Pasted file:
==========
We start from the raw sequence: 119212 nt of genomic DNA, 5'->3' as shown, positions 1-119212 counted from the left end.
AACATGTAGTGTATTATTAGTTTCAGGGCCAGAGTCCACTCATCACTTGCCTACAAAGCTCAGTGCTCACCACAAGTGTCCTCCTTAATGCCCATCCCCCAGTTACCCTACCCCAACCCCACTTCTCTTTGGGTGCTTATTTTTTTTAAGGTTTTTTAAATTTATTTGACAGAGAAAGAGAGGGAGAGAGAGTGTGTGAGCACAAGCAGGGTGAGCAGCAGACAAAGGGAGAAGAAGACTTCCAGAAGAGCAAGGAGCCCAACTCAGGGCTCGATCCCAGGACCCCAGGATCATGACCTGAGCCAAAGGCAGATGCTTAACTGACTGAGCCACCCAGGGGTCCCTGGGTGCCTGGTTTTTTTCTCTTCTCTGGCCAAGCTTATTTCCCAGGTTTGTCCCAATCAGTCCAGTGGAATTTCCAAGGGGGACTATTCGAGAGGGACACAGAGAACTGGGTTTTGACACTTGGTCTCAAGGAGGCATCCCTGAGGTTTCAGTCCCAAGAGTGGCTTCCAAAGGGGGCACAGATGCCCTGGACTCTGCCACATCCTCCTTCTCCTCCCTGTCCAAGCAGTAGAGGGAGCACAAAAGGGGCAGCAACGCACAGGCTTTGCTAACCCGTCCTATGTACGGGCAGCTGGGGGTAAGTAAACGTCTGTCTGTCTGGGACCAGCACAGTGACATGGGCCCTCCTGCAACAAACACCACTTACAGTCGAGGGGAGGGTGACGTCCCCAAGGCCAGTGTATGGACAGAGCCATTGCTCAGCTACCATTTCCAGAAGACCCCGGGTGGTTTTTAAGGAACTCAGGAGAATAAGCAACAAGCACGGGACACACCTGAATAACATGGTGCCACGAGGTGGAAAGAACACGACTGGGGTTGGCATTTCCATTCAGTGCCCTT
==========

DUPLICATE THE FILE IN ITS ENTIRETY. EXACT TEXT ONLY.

We start from the raw sequence: 119212 nt of genomic DNA, 5'->3' as shown, positions 1-119212 counted from the left end.
AACATGTAGTGTATTATTAGTTTCAGGGCCAGAGTCCACTCATCACTTGCCTACAAAGCTCAGTGCTCACCACAAGTGTCCTCCTTAATGCCCATCCCCCAGTTACCCTACCCCAACCCCACTTCTCTTTGGGTGCTTATTTTTTTTAAGGTTTTTTAAATTTATTTGACAGAGAAAGAGAGGGAGAGAGAGTGTGTGAGCACAAGCAGGGTGAGCAGCAGACAAAGGGAGAAGAAGACTTCCAGAAGAGCAAGGAGCCCAACTCAGGGCTCGATCCCAGGACCCCAGGATCATGACCTGAGCCAAAGGCAGATGCTTAACTGACTGAGCCACCCAGGGGTCCCTGGGTGCCTGGTTTTTTTCTCTTCTCTGGCCAAGCTTATTTCCCAGGTTTGTCCCAATCAGTCCAGTGGAATTTCCAAGGGGGACTATTCGAGAGGGACACAGAGAACTGGGTTTTGACACTTGGTCTCAAGGAGGCATCCCTGAGGTTTCAGTCCCAAGAGTGGCTTCCAAAGGGGGCACAGATGCCCTGGACTCTGCCACATCCTCCTTCTCCTCCCTGTCCAAGCAGTAGAGGGAGCACAAAAGGGGCAGCAACGCACAGGCTTTGCTAACCCGTCCTATGTACGGGCAGCTGGGGGTAAGTAAACGTCTGTCTGTCTGGGACCAGCACAGTGACATGGGCCCTCCTGCAACAAACACCACTTACAGTCGAGGGGAGGGTGACGTCCCCAAGGCCAGTGTATGGACAGAGCCATTGCTCAGCTACCATTTCCAGAAGACCCCGGGTGGTTTTTAAGGAACTCAGGAGAATAAGCAACAAGCACGGGACACACCTGAATAACATGGTGCCACGAGGTGGAAAGAACACGACTGGGGTTGGCATTTCCATTCAGTGCCCTT